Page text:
The United States has come a long way from its past practice of being an isolationist nation, throughout most of the 19th century. With the globalization of trade and the ability to move freely about most of the world, both physically and electronically, the U.S. and other first world countries have had to make legislative changes, accordingly. One of the biggest realities with regard to the globalization of U.S. residents is that although the individual may be physically present domestically, their money may not. When wealth and sources of income lay outside of the U.S., the IRS has struggled to discover it so that it may levy the proper tax. But the proliferation of tax information sharing agreements between nations has allowed the Service to efficiently identify monies and sources of income of residents overseas, and their new found ability is striking fear in U.S. residents with undisclosed foreign accounts or income streams outside of our borders. Causing fears of being discovered hiding money overseas to rise even higher, the IRS recently announced that it would begin information sharing with three new nations, causing the number of countries without an agreement to transmit information with the IRS to shrink even smaller.
As a general matter, U.S. residents are taxed on their worldwide income. This is a departure from most countries who determine tax liability based on a territorial system. In other words, with the exception of the United States, a person will typically be taxed on income in the country that they earn it. But because the U.S. takes a more abrasive, worldwide approach, the IRS has an interest in knowing where your money and income streams are located. The Obama administration has taken steps to build a series of proverbial pipes of information that run from foreign countries directly into the hands of the IRS. The Foreign Account Tax Compliance Act (FATCA) codified the effort of the United States to procure information about U.S. resident’s foreign accounts overseas. Under the FATCA laws, foreign financial institutions must transmit sensitive U.S. account holder information to the United States or face a 30 percent withholding penalty on any transactions that include a U.S. payor. Countries have lined up to partake in the FATCA information sharing program, including Azerbaijan, Jamaica, and Slovak.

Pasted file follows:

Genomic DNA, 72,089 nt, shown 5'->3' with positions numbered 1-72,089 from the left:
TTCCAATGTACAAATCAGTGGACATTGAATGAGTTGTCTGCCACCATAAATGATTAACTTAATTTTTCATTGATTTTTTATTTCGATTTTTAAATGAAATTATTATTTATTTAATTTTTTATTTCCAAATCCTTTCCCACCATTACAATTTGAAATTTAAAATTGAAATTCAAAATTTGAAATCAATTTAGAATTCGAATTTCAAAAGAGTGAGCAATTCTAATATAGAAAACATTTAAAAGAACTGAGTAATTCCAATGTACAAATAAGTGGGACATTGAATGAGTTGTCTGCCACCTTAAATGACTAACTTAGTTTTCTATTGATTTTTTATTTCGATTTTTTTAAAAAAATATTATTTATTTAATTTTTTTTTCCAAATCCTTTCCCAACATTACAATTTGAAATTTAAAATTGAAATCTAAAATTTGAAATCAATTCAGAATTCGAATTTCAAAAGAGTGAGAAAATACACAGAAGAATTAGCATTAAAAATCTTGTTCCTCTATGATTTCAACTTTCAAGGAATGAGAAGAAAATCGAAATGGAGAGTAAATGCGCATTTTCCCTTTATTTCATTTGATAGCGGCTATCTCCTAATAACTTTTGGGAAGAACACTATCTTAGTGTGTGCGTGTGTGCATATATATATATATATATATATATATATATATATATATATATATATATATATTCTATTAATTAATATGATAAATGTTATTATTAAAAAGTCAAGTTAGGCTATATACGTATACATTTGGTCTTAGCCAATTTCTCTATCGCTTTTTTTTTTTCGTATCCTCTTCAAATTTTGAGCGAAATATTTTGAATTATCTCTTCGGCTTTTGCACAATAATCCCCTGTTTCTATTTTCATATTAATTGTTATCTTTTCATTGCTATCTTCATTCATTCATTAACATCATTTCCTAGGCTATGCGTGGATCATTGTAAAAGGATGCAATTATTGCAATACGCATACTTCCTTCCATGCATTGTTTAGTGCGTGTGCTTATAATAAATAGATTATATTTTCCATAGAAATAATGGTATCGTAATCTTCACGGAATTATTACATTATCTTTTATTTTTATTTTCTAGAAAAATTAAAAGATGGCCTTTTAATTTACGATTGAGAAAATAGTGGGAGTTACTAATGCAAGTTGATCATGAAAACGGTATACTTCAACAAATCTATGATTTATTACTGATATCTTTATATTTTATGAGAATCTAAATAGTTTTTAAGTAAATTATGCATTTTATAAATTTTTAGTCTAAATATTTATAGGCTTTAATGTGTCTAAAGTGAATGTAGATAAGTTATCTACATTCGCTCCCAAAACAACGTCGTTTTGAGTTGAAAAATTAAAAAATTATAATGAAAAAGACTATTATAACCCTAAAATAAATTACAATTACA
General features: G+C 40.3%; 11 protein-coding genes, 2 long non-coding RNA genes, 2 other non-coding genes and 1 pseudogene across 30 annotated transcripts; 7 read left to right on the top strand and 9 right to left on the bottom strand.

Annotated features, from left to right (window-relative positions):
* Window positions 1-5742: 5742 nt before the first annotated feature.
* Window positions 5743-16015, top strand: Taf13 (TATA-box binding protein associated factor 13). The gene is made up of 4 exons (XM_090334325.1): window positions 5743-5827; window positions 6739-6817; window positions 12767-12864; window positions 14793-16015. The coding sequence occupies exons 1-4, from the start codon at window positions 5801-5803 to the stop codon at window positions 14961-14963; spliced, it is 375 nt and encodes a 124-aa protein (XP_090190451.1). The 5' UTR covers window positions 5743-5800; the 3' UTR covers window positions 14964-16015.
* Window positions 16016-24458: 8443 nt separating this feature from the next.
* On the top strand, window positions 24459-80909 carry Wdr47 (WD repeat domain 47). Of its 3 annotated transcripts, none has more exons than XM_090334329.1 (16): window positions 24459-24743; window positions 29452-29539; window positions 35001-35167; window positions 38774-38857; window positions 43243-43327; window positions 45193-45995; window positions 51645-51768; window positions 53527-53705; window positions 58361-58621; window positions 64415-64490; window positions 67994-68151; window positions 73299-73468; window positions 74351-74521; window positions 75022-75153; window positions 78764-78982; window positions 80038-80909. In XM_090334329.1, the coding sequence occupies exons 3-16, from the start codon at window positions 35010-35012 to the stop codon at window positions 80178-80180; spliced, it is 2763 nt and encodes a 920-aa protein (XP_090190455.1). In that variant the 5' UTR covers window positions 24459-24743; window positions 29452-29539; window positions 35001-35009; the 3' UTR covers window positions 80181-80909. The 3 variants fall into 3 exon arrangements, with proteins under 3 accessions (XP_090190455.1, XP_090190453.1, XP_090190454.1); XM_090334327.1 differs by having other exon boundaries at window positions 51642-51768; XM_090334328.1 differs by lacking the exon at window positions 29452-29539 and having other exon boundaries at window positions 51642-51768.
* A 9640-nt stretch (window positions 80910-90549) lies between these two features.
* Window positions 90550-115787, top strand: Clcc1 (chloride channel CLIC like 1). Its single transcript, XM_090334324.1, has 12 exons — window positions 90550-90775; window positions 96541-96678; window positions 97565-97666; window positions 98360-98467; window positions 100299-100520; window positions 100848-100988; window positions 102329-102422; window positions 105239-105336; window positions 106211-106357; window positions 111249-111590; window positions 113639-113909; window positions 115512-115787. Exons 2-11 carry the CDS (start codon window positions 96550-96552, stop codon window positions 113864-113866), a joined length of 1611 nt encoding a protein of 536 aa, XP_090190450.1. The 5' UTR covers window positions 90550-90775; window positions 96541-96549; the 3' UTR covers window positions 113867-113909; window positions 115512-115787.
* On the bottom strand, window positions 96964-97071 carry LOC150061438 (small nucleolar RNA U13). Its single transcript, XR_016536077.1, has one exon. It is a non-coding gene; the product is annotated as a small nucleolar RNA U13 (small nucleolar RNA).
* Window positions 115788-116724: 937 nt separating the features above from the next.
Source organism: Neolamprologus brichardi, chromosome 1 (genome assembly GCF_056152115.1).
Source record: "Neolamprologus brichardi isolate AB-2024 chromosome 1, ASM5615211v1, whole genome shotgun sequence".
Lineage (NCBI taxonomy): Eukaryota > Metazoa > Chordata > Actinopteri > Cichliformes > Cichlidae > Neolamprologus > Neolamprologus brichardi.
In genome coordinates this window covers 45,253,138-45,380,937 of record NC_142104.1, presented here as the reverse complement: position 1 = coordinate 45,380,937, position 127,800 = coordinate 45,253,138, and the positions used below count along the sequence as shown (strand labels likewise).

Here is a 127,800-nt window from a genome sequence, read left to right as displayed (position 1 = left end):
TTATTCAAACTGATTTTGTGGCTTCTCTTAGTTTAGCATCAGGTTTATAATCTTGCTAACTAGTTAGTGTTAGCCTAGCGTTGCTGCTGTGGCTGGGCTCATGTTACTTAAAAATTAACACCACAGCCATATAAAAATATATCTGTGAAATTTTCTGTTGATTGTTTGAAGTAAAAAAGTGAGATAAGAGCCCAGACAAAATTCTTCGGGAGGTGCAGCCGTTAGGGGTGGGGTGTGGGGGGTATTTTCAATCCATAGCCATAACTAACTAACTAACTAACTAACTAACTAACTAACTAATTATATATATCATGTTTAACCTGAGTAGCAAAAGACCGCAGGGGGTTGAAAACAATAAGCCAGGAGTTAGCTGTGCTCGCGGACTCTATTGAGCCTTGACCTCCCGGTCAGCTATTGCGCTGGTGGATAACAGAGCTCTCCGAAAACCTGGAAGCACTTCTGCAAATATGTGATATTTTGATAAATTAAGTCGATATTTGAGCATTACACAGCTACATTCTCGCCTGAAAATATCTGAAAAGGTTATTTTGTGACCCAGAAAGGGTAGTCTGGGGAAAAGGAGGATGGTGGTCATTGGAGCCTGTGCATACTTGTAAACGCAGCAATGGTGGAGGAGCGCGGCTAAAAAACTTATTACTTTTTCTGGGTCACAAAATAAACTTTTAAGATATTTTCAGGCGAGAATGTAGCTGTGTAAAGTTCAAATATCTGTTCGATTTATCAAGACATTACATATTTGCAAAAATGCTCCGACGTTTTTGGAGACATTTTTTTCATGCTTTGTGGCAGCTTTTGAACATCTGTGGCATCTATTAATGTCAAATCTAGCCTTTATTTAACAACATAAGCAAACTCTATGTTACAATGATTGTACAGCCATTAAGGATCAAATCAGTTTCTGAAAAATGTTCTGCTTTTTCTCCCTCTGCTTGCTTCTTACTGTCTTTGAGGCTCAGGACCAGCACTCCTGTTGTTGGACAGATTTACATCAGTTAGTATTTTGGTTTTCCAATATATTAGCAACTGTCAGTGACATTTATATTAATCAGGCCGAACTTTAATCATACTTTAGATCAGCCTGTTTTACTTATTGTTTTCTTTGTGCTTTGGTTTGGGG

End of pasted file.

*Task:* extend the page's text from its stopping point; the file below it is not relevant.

In a recent Revenue Ruling, the Department of the Treasury and the IRS have determined that the three nations listed above are suitable to be a part of an automatic exchange relationship under Treasury Regulations § 1.6049-8. One of the hallmarks of the automatic exchange relationship is the transmittal of taxpayer information when a non-resident alien (as defined by the Code) has received more than $10 of interest in any given year. Although most taxpayers here in the United States do not fall into the nonresident alien class, any taxpayer with a foreign bank account or asset stream should be aware of these developments. Consultation with an experienced tax attorney is recommended if a taxpayer has a foreign bank account that has not been disclosed to U.S. taxing authorities.
The Foreign Bank Account Reporting (FBAR) laws require any American taxpayer to disclose the existence of a foreign bank account with a high-balance of $10,000 or more during the tax year. Willful failure to comply with FBAR laws can result in hefty financial penalties and a federal prison sentence. Although the government traditionally had trouble identifying and tracking down taxpayers and their undeclared foreign accounts, FATCA compliance (discussed above) and intergovernmental agreements (IGA’s) have provided the IRS with enough information to begin extensive criminal prosecutions of FBAR violators. With most countries having entered into agreements to share tax information with the United States, the ability of a taxpayer to feel comfortable in the secrecy of their foreign bank account is quickly diminishing.
Although the future looks grim for taxpayers with undeclared foreign accounts, there is a way to resolve the matter with the IRS without the possibility of going to prison. The Offshore Voluntary Disclosure Program (OVDP) is an initiative established by the IRS to help taxpayers with secret foreign bank accounts come forward, pay a penalty, any back taxes and interest, and provide full disclosure about their account abroad in exchange for an agreement to not be prosecuted by the federal government for an FBAR violation. Although the OVDP is not a fit for every taxpayer with an undisclosed foreign account, it is a popular and efficient way to sleep better at night knowing that a federal judge won’t be sentencing you to spend years behind bars.
The OVDP has two downsides. First, because it is a program of the IRS and not set up by Congress, it can come to an end at any time. Second, taxpayers could be disqualified from the program if the IRS has already started an investigation or tax examination with the taxpayer as the target. The examination does not have to be FBAR related in order to potentially qualify the taxpayer. Thus, time is of the essence. Speaking to an experienced tax attorney as soon as possible is highly recommended when the stakes are so high.
The tax and accounting professionals at the Tax Law Offices of David W. Klasing have extensive experience in representing taxpayers from all walks of life. From tax examinations, to business tax audits, to full blown criminal investigations, our team of zealous advocates are ready and willing to take ownership of your particular situation and take some of the burden off of your shoulders. When Uncle Sam comes knocking with his team of highly-trained lawyers and investigators, ensure that you don’t answer the door alone. Contact the Tax Law Offices of David W. Klasing today for a reduced-rate consultation and be sure to visit our YouTube Channel for helpful videos about this and many other hot tax topics.